How to Retain Furloughed Staff: Marie Thake

1) Regular and Agreed Communication

Communication becomes the key to managing your furloughed staff. Your first responsibility is to make sure employees understand what that means. Do they understand the short- and long-term impact of the decision that has been made?  How does it affect them and their lives?

Regular and agreed communication is vital to keep structure and focus and for employees to still feel involved in the organisation and not lose interest and the sense of belonging.

For example, every Monday at 10:00 is a communication from the SLT about the week ahead, what the business is doing, it’s short term plans, how is it responding to the situation, recognizing it is difficult for everyone etc.

Every Wednesday at 12.00 is a well-being announcement with advice, infographics, links to key information and support. Keeping employees feeling valued and cared for.

Every Friday is an engagement message to thank people for working with the organisation in difficult times and to discuss positives or plans for the future.

Ensure you ask questions in your communication that can facilitate answers or responses to show your employees their opinions still want to be heard. Employees will be hoping to be back in their job roles as soon as they can be, ask if there is anything that would support or help them in this difficult time and listen and respond.

2) Vision and Values

Being Furloughed means you are on a “leave of absence”. You want the employees to be ready and focused to return to work when they are able to and still feel a sense of belonging to the organisation. Engaged employees equal a successful organisation.

Ensure you are communicating in-line with the organisation’s values. What is a priority right now? Communicate about the business vision and values to remind people what they are part of and what they work so hard to belong to. Make sure they see how their contribution has helped the organisation to be a success.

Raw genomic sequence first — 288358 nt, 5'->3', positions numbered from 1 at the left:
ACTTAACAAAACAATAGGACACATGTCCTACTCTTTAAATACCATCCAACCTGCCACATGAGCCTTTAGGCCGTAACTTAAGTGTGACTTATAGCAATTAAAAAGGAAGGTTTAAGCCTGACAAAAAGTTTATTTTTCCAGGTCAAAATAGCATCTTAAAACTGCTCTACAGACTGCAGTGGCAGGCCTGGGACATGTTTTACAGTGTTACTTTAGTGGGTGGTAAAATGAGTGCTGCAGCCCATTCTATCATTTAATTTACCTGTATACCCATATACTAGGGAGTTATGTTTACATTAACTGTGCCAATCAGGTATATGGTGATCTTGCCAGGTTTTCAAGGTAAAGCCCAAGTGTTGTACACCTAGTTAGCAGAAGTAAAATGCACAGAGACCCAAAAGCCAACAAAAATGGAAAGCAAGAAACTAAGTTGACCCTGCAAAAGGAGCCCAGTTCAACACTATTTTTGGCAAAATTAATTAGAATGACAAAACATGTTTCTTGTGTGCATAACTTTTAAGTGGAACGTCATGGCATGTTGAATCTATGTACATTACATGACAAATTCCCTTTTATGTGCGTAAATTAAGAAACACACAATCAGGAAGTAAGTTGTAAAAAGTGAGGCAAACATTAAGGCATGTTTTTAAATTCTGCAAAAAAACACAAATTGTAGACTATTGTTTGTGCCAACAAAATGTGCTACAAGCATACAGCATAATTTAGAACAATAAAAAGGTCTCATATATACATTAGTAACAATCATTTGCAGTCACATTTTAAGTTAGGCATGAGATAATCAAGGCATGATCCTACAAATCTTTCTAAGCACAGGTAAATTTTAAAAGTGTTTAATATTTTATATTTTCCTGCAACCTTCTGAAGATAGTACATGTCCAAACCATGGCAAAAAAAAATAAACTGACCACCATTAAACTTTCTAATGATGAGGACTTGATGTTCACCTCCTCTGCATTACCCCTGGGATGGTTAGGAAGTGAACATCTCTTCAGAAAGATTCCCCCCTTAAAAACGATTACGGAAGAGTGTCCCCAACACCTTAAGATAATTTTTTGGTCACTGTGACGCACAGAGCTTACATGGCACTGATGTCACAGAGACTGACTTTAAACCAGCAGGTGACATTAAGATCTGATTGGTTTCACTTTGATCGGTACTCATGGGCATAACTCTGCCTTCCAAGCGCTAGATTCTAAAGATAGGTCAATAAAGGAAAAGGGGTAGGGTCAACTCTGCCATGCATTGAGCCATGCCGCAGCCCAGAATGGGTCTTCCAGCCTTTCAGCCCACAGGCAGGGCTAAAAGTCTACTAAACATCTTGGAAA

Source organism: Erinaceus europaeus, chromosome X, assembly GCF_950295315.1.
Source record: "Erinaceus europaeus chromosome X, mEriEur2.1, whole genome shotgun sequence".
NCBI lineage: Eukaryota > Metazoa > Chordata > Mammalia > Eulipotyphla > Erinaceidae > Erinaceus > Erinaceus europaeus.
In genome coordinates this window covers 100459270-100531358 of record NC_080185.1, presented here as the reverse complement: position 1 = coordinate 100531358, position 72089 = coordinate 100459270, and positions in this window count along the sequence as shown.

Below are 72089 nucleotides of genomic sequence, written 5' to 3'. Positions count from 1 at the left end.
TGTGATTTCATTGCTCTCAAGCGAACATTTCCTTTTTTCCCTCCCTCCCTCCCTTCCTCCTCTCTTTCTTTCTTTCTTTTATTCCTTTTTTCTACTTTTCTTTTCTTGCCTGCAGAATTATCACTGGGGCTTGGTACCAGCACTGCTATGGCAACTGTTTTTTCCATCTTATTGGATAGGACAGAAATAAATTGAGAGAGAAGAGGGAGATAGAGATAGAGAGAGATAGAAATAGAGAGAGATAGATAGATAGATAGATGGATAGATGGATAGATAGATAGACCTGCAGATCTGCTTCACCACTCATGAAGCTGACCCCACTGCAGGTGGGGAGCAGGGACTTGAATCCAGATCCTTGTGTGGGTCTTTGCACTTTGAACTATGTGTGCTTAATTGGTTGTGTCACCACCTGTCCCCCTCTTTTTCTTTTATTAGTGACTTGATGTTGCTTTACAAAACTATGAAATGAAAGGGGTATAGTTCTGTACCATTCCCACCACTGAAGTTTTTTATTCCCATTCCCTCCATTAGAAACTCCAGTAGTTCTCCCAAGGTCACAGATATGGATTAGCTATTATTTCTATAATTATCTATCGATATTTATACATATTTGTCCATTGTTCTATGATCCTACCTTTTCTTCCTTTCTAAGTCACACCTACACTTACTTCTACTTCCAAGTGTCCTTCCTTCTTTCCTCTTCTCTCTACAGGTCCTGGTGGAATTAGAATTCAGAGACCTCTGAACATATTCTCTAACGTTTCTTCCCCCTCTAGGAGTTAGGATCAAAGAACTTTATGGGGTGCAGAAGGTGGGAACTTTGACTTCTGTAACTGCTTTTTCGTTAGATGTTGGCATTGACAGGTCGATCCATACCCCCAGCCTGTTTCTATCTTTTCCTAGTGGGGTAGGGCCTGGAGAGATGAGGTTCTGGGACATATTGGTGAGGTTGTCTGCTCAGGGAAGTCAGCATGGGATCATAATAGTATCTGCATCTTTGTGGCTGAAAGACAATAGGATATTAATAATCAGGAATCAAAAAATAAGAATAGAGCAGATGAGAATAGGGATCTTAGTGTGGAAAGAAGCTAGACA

Remind people how important they are and show them they will be treated with respect and in-line with the values of the organisation throughout this period of change. Make sure they feel considered in the decisions the organisation has made.

3) Clear Objectives and Aims

We all need to feel a sense of achievement and a sense of purpose on a daily basis. Remember to praise and thank your furloughed staff for their contribution over their careers, for showing resilience in difficult times and for being able to adjust to new demands and periods of uncertainty.

Communicate in positive language using “we” “us” and “When we are back together in the workplace” Be clear on the aims and objectives of the business and how each individual fits into those aims and objectives going forward.

4) Well-being and emotional intelligence in communication

Employee’s wellbeing in such difficult times is a priority along with providing routine communications and delivering key update information.  Communication regarding wellness on a weekly basis also ensures employees feel cared for. Let employees know about any EAP schemes that would still be applicable to them, what support is available internally and from outside the organisation such as charities and government help and support.

Communicate with Emotional intelligence by considering what your employees are feeling, what are they concerned about? What do they need? Also, consider what they need to hear to stay resilient and positive. Consider the consequences of making employees feel the opposite. What damage will that do?

Offer virtual training. By investing in your workforce and upskilling them why they are not in their working day shows you are investing in them and want to retain them ready to come back to work. They then return to work upskilled and ready to apply new skills.

5) Ethics and integrity

At difficult times our values are tested, whether it is our own values or the organisations. Consider the ethics behind every decision you make and always act with integrity. Your employees will be looking for how the organisation responds in times of difficultly. How did it treat people? What decisions did the organisation choose to make? Engagement comes from employees sharing the values of their workforce. This is a time those values and ethics will be visible through actions.

If you liked reading this blog, you might also be interested in reading the other pieces by Jonathan Bottomer and Duncan Enright.

Marie Thake is our people development consultant and our leadership and management expert, now delivering coaching sessions and several in-house courses.

See how you could invest in people remotely on our courses page or speak to one of our team about in-house options for non-furloughed staff.